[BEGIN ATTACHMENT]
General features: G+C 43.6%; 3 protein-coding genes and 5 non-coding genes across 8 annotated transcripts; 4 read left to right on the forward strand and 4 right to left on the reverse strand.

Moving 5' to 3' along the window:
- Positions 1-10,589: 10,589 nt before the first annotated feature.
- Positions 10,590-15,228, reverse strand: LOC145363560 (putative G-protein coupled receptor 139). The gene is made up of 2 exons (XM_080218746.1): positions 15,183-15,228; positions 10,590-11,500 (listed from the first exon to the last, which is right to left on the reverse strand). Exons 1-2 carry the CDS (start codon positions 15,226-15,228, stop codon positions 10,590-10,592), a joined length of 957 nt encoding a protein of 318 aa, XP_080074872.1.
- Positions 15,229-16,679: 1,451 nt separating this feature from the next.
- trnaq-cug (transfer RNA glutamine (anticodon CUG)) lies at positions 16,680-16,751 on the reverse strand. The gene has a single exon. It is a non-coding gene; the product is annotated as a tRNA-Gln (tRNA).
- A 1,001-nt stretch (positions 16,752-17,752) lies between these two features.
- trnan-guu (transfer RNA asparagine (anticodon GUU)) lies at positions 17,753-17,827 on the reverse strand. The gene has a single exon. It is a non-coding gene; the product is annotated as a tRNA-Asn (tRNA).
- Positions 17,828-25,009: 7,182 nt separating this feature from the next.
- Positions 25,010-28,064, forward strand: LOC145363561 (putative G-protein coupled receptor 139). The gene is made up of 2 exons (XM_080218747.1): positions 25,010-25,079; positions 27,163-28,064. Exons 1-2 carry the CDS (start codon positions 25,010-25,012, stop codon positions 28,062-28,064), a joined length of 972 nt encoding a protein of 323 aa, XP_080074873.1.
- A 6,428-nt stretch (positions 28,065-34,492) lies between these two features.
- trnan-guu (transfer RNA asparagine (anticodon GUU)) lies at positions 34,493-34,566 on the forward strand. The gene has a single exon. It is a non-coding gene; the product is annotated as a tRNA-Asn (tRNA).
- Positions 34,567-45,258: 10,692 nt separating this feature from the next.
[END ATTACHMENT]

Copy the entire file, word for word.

General features: G+C 43.6%; 3 protein-coding genes and 5 non-coding genes across 8 annotated transcripts; 4 read left to right on the forward strand and 4 right to left on the reverse strand.

Moving 5' to 3' along the window:
- Positions 1-10,589: 10,589 nt before the first annotated feature.
- Positions 10,590-15,228, reverse strand: LOC145363560 (putative G-protein coupled receptor 139). The gene is made up of 2 exons (XM_080218746.1): positions 15,183-15,228; positions 10,590-11,500 (listed from the first exon to the last, which is right to left on the reverse strand). Exons 1-2 carry the CDS (start codon positions 15,226-15,228, stop codon positions 10,590-10,592), a joined length of 957 nt encoding a protein of 318 aa, XP_080074872.1.
- Positions 15,229-16,679: 1,451 nt separating this feature from the next.
- trnaq-cug (transfer RNA glutamine (anticodon CUG)) lies at positions 16,680-16,751 on the reverse strand. The gene has a single exon. It is a non-coding gene; the product is annotated as a tRNA-Gln (tRNA).
- A 1,001-nt stretch (positions 16,752-17,752) lies between these two features.
- trnan-guu (transfer RNA asparagine (anticodon GUU)) lies at positions 17,753-17,827 on the reverse strand. The gene has a single exon. It is a non-coding gene; the product is annotated as a tRNA-Asn (tRNA).
- Positions 17,828-25,009: 7,182 nt separating this feature from the next.
- Positions 25,010-28,064, forward strand: LOC145363561 (putative G-protein coupled receptor 139). The gene is made up of 2 exons (XM_080218747.1): positions 25,010-25,079; positions 27,163-28,064. Exons 1-2 carry the CDS (start codon positions 25,010-25,012, stop codon positions 28,062-28,064), a joined length of 972 nt encoding a protein of 323 aa, XP_080074873.1.
- A 6,428-nt stretch (positions 28,065-34,492) lies between these two features.
- trnan-guu (transfer RNA asparagine (anticodon GUU)) lies at positions 34,493-34,566 on the forward strand. The gene has a single exon. It is a non-coding gene; the product is annotated as a tRNA-Asn (tRNA).
- Positions 34,567-45,258: 10,692 nt separating this feature from the next.